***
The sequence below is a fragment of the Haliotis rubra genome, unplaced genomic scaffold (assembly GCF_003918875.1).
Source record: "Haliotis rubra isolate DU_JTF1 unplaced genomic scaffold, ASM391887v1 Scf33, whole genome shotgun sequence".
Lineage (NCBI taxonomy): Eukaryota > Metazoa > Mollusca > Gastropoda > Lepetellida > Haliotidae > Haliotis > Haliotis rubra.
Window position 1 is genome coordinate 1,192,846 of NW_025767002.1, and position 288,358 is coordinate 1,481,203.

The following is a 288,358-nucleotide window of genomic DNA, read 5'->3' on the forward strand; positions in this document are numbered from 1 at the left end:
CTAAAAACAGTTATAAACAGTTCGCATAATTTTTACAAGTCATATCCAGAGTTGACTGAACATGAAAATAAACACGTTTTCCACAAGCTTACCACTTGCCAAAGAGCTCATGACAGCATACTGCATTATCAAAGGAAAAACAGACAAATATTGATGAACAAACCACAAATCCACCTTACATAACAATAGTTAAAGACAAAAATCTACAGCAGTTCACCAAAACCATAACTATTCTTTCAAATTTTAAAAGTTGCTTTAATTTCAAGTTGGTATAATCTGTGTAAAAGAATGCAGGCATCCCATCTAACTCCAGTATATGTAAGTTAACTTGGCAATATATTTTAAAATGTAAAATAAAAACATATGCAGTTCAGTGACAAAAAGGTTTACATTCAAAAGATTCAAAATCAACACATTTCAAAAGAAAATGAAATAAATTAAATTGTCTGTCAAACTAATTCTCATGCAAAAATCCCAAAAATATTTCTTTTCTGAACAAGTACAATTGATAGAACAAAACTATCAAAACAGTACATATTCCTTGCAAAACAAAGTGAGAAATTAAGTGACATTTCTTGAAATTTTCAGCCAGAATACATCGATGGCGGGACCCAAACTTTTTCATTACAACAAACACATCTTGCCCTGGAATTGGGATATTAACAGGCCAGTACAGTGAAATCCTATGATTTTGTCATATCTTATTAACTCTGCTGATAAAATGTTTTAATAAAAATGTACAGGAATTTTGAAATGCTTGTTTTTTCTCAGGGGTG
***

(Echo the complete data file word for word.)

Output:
The sequence below is a fragment of the Haliotis rubra genome, unplaced genomic scaffold (assembly GCF_003918875.1).
Source record: "Haliotis rubra isolate DU_JTF1 unplaced genomic scaffold, ASM391887v1 Scf33, whole genome shotgun sequence".
Lineage (NCBI taxonomy): Eukaryota > Metazoa > Mollusca > Gastropoda > Lepetellida > Haliotidae > Haliotis > Haliotis rubra.
Window position 1 is genome coordinate 1,192,846 of NW_025767002.1, and position 288,358 is coordinate 1,481,203.

The following is a 288,358-nucleotide window of genomic DNA, read 5'->3' on the forward strand; positions in this document are numbered from 1 at the left end:
CTAAAAACAGTTATAAACAGTTCGCATAATTTTTACAAGTCATATCCAGAGTTGACTGAACATGAAAATAAACACGTTTTCCACAAGCTTACCACTTGCCAAAGAGCTCATGACAGCATACTGCATTATCAAAGGAAAAACAGACAAATATTGATGAACAAACCACAAATCCACCTTACATAACAATAGTTAAAGACAAAAATCTACAGCAGTTCACCAAAACCATAACTATTCTTTCAAATTTTAAAAGTTGCTTTAATTTCAAGTTGGTATAATCTGTGTAAAAGAATGCAGGCATCCCATCTAACTCCAGTATATGTAAGTTAACTTGGCAATATATTTTAAAATGTAAAATAAAAACATATGCAGTTCAGTGACAAAAAGGTTTACATTCAAAAGATTCAAAATCAACACATTTCAAAAGAAAATGAAATAAATTAAATTGTCTGTCAAACTAATTCTCATGCAAAAATCCCAAAAATATTTCTTTTCTGAACAAGTACAATTGATAGAACAAAACTATCAAAACAGTACATATTCCTTGCAAAACAAAGTGAGAAATTAAGTGACATTTCTTGAAATTTTCAGCCAGAATACATCGATGGCGGGACCCAAACTTTTTCATTACAACAAACACATCTTGCCCTGGAATTGGGATATTAACAGGCCAGTACAGTGAAATCCTATGATTTTGTCATATCTTATTAACTCTGCTGATAAAATGTTTTAATAAAAATGTACAGGAATTTTGAAATGCTTGTTTTTTCTCAGGGGTG